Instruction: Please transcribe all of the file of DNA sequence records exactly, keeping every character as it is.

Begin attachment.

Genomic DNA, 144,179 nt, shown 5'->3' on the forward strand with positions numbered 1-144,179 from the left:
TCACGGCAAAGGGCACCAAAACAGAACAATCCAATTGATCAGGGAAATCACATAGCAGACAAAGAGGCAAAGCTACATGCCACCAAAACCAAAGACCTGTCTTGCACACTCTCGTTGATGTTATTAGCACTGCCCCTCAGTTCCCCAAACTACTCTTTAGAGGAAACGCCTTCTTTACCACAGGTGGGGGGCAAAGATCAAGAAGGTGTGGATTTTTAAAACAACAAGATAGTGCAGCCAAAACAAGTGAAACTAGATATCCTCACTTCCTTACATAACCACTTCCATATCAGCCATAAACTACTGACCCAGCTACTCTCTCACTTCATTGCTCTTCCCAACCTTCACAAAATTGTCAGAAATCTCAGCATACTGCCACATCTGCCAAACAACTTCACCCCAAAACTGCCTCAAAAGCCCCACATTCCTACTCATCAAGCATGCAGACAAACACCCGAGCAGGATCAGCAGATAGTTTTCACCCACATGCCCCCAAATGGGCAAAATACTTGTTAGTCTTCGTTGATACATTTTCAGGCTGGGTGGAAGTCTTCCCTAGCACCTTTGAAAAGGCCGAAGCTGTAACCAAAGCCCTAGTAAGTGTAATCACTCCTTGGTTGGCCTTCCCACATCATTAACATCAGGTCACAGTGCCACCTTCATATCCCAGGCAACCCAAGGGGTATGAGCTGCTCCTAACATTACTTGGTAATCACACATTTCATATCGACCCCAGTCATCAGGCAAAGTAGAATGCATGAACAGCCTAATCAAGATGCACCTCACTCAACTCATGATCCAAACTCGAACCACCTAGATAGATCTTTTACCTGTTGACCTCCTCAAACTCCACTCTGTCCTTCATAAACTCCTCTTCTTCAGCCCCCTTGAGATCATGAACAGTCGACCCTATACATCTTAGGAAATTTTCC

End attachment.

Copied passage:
Genomic DNA, 144,179 nt, shown 5'->3' on the forward strand with positions numbered 1-144,179 from the left:
TCACGGCAAAGGGCACCAAAACAGAACAATCCAATTGATCAGGGAAATCACATAGCAGACAAAGAGGCAAAGCTACATGCCACCAAAACCAAAGACCTGTCTTGCACACTCTCGTTGATGTTATTAGCACTGCCCCTCAGTTCCCCAAACTACTCTTTAGAGGAAACGCCTTCTTTACCACAGGTGGGGGGCAAAGATCAAGAAGGTGTGGATTTTTAAAACAACAAGATAGTGCAGCCAAAACAAGTGAAACTAGATATCCTCACTTCCTTACATAACCACTTCCATATCAGCCATAAACTACTGACCCAGCTACTCTCTCACTTCATTGCTCTTCCCAACCTTCACAAAATTGTCAGAAATCTCAGCATACTGCCACATCTGCCAAACAACTTCACCCCAAAACTGCCTCAAAAGCCCCACATTCCTACTCATCAAGCATGCAGACAAACACCCGAGCAGGATCAGCAGATAGTTTTCACCCACATGCCCCCAAATGGGCAAAATACTTGTTAGTCTTCGTTGATACATTTTCAGGCTGGGTGGAAGTCTTCCCTAGCACCTTTGAAAAGGCCGAAGCTGTAACCAAAGCCCTAGTAAGTGTAATCACTCCTTGGTTGGCCTTCCCACATCATTAACATCAGGTCACAGTGCCACCTTCATATCCCAGGCAACCCAAGGGGTATGAGCTGCTCCTAACATTACTTGGTAATCACACATTTCATATCGACCCCAGTCATCAGGCAAAGTAGAATGCATGAACAGCCTAATCAAGATGCACCTCACTCAACTCATGATCCAAACTCGAACCACCTAGATAGATCTTTTACCTGTTGACCTCCTCAAACTCCACTCTGTCCTTCATAAACTCCTCTTCTTCAGCCCCCTTGAGATCATGAACAGTCGACCCTATACATCTTAGGAAATTTTCC